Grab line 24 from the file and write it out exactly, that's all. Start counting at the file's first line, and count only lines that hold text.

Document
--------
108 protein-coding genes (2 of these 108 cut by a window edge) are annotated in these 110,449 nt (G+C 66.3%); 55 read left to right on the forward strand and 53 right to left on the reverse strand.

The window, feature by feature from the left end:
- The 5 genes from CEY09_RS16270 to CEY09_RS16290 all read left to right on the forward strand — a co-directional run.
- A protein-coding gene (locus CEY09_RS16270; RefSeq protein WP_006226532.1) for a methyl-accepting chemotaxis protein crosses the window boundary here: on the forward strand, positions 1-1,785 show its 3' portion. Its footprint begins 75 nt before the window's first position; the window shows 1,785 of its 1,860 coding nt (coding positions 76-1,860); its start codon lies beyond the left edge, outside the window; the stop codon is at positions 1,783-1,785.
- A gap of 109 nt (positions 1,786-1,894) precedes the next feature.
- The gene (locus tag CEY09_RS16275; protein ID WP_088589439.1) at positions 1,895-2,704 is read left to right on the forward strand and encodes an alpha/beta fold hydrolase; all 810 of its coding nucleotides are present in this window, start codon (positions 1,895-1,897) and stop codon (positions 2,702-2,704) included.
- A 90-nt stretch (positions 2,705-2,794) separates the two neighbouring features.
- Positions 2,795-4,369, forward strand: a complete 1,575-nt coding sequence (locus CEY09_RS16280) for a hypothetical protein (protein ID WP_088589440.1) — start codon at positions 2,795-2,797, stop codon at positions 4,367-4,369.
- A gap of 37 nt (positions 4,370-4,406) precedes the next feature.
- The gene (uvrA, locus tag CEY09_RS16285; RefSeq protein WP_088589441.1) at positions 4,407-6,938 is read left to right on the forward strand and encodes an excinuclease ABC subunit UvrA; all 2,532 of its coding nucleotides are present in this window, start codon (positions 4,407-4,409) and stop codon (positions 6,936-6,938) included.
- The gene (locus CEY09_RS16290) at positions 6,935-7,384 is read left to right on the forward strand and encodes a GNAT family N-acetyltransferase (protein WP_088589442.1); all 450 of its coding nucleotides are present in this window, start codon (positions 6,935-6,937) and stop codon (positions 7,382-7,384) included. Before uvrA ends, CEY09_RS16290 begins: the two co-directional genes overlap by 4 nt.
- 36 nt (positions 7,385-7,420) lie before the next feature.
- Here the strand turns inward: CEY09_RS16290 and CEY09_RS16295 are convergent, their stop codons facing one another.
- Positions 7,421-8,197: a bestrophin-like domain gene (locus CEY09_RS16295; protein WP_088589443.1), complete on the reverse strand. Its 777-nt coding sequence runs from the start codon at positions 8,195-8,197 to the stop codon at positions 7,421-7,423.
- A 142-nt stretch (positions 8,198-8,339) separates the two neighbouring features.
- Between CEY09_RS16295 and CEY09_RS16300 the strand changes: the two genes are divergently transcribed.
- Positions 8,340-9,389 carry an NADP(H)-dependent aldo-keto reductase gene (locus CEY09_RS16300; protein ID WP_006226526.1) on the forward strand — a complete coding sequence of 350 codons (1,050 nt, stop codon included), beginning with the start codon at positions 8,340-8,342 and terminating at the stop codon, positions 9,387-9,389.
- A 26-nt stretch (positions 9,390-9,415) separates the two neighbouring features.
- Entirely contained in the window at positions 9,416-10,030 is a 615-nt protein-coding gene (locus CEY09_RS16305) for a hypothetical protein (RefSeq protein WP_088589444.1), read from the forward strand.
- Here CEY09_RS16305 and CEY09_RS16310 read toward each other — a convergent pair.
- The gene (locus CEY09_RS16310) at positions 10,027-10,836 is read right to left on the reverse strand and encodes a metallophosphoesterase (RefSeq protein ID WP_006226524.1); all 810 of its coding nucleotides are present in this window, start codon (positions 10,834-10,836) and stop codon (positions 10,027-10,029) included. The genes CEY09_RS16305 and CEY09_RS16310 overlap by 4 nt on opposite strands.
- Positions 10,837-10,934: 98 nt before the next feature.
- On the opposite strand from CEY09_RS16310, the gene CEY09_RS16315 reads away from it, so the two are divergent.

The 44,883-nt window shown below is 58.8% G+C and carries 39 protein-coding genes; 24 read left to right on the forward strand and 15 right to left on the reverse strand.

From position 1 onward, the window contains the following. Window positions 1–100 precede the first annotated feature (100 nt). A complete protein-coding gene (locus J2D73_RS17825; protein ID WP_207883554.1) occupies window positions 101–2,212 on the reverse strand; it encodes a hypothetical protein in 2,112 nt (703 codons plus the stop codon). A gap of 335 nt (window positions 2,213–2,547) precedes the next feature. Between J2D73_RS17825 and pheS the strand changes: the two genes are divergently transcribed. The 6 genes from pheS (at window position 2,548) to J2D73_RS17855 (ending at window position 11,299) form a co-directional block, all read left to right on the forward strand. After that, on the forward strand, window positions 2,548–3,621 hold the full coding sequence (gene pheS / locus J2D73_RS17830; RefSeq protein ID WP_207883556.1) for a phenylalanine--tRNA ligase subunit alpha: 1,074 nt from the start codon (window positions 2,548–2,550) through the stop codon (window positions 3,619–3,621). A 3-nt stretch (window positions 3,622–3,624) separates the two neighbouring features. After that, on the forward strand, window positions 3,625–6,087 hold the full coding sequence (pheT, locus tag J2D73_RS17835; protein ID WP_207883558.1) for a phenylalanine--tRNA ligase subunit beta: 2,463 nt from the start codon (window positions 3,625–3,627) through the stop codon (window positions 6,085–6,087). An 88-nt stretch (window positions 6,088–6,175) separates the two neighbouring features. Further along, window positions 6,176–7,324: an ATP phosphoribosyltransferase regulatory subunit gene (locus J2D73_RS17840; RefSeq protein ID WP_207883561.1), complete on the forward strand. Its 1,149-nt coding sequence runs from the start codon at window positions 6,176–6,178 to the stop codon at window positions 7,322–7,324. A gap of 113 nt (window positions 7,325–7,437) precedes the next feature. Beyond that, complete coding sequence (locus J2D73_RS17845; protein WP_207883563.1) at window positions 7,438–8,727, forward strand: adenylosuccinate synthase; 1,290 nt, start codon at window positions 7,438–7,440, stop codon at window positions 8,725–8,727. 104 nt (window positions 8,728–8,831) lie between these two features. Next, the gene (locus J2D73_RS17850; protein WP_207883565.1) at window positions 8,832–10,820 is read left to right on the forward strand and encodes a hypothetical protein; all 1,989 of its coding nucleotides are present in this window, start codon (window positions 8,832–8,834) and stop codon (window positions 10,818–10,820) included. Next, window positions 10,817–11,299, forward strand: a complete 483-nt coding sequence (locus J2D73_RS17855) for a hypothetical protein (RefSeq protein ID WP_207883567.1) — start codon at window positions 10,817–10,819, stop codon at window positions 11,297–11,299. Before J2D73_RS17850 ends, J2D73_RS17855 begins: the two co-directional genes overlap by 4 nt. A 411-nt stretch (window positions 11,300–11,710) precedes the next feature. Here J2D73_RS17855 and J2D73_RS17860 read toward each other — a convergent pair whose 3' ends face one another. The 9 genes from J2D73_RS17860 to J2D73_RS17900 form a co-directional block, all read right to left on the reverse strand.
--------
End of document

The 44,883-nt window shown below is 58.8% G+C and carries 39 protein-coding genes; 24 read left to right on the forward strand and 15 right to left on the reverse strand.